Review of:Liu JM, Yang Q, Pirrallo RG. "Hospital variability of out-of-hospital cardiac arrest survival." Prehospital Emergency Care. 12(3)339-346, 2008.
This Milwaukee County EMS study examined the hospital variables that may impact cardiac arrest victim survival. Of the 1,702 prehospital cardiac arrest patients who survived to 12 hospitals in the county, the survival rates varied from 29 to 40% more than the 10-year period that was examined. Although this variability wasn't statistically significant, the authors did find that that survival was associated with hospitals with higher levels of nurse staffing (more than one nurse per cardiac arrest victim).
There wasn't survival advantage for hospitals with larger emergency room (ER) volumes, total number of beds, presence of primary heart catheterization capability, myocardial infarction (MI) diagnosis or physician staffing.
Their data confirmed patients who survived to hospital admission had a greater likelihood of survival to discharge if they had a witnessed arrest (twice as likely), were aged less than 55 (twice as likely), presented rhythm V Fib (6.77 times as likely).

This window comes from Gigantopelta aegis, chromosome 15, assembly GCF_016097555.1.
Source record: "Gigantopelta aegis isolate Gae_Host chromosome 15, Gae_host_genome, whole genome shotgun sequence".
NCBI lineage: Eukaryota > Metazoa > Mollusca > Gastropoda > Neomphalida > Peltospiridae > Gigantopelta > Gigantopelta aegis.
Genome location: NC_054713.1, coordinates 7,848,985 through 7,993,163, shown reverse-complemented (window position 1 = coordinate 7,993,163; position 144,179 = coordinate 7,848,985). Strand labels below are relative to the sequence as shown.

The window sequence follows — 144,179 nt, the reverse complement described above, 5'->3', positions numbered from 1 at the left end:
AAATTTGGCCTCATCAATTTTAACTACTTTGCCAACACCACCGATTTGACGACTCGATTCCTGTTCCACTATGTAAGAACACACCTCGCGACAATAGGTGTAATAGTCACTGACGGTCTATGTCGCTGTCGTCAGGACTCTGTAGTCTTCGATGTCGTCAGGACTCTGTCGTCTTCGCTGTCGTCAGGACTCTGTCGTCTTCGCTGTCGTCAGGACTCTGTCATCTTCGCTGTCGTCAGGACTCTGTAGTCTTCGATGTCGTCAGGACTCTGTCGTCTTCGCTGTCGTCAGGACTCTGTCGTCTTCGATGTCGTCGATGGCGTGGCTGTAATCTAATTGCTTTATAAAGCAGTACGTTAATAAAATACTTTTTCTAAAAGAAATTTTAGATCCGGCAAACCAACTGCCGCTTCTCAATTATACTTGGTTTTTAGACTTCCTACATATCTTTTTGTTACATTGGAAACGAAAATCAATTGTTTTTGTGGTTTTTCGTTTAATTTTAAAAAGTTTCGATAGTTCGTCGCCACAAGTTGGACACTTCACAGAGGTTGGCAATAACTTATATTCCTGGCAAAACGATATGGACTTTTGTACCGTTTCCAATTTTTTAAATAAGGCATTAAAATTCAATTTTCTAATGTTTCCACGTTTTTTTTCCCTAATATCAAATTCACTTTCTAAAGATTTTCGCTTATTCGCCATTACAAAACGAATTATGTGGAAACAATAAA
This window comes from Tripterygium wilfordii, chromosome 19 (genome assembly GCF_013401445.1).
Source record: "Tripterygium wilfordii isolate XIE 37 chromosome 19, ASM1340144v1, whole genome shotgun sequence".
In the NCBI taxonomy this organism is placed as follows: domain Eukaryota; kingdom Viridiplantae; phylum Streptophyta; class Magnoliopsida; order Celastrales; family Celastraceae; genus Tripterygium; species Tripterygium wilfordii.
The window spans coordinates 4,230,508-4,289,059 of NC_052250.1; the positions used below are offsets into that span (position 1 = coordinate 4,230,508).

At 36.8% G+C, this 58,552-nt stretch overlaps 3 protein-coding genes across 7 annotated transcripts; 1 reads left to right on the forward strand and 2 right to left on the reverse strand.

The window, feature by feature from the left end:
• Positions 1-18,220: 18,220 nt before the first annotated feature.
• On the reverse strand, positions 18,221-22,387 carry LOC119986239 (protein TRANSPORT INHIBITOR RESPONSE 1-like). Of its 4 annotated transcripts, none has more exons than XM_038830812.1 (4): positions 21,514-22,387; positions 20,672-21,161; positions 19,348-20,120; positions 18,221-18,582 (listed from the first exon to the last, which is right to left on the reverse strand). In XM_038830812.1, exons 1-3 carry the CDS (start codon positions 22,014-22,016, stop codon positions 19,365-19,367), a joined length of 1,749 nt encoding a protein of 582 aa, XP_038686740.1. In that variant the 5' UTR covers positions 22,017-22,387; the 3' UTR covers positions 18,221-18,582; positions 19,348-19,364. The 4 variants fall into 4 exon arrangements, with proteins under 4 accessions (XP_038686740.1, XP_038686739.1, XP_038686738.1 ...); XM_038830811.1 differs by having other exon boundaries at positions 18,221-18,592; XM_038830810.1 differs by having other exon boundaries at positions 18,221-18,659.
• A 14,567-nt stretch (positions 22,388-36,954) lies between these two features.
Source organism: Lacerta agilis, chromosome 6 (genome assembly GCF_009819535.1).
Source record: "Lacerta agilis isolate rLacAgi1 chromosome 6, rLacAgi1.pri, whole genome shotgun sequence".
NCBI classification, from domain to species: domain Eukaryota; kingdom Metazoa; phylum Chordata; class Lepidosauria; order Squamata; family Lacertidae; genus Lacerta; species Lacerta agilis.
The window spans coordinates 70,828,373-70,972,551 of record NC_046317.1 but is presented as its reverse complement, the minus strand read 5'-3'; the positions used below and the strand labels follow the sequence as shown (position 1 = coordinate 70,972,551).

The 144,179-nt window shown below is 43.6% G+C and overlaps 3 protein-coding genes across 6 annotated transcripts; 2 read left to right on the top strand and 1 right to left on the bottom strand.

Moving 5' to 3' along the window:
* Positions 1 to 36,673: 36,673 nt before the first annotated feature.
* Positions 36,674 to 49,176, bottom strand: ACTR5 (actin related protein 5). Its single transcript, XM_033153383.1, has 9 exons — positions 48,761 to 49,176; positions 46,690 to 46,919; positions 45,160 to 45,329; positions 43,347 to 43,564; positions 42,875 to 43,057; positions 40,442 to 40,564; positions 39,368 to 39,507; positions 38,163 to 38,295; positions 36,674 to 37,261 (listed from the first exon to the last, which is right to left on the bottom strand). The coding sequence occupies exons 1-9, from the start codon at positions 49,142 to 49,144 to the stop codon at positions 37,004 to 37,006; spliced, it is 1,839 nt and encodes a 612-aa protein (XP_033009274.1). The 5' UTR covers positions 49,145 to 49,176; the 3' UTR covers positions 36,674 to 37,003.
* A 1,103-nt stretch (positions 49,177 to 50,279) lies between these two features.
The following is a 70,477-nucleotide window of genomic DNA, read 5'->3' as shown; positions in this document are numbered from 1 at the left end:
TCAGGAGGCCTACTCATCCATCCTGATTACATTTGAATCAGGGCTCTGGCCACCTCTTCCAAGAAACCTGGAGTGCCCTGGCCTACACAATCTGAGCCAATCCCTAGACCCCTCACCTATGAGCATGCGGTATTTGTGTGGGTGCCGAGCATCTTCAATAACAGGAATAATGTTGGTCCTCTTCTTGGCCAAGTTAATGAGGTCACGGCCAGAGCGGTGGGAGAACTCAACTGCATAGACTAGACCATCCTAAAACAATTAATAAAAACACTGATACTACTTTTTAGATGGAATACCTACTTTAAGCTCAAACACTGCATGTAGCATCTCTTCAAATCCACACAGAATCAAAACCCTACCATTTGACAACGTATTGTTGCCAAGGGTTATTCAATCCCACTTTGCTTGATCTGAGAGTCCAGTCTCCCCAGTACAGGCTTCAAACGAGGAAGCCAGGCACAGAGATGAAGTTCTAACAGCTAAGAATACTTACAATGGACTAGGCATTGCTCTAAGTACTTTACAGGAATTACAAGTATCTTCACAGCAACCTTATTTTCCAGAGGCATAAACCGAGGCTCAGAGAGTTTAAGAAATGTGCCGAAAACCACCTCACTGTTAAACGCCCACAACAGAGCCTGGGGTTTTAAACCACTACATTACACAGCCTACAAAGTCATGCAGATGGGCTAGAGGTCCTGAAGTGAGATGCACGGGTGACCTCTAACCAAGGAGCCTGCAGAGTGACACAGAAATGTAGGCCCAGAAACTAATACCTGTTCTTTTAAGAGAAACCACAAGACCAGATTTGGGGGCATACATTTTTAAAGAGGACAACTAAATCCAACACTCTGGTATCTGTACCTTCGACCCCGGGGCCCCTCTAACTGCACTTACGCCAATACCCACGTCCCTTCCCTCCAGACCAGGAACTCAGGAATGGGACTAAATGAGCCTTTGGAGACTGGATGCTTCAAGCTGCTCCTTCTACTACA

I would like to congratulate the authors on attempting to address a fundamental issue of cardiac arrest care that has frustrated EMS providers for years. We've been provided guidelines for improved care in the streets with the primary goal of improving survival, yet paper after paper has shown little evidence of an increase in survival. Unfortunately, these papers have failed to provide us the important information necessary to help us recognize that we are actually making a difference. They've lumped all cardiac arrests into one large group failing to recognize that the survival rates are very different for asystole than they are for V Fib/V Tach.
Furthermore, many adverse events that we have no control over can occur in the hospital. This paper has identified one variable, nurse-to-bed ratio, which appears to influence cardiac arrest survival.
I suspect there are others, such as rates of victims who are taken off life support by families because of pre-existing DNR/DNI or pre-existing conditions and hospital complications, such as infections and MI that go un-noticed or untreated. Another variable not examined in this study was the capability of the intensive care units. Did they have intensivists?
Further analysis of the study, as was recognized by the authors, the survival rates rose significantly during 2001 and 2004 following the institution of the 2000 AHA guidelines. Was this a result of increased awareness of the role of chest compression and other factors in the Milwaukee County EMS system? These issues further support the need to investigate the merits of cardiac arrest centers, particularly as we begin to explore the role of post-resuscitation hypothermia.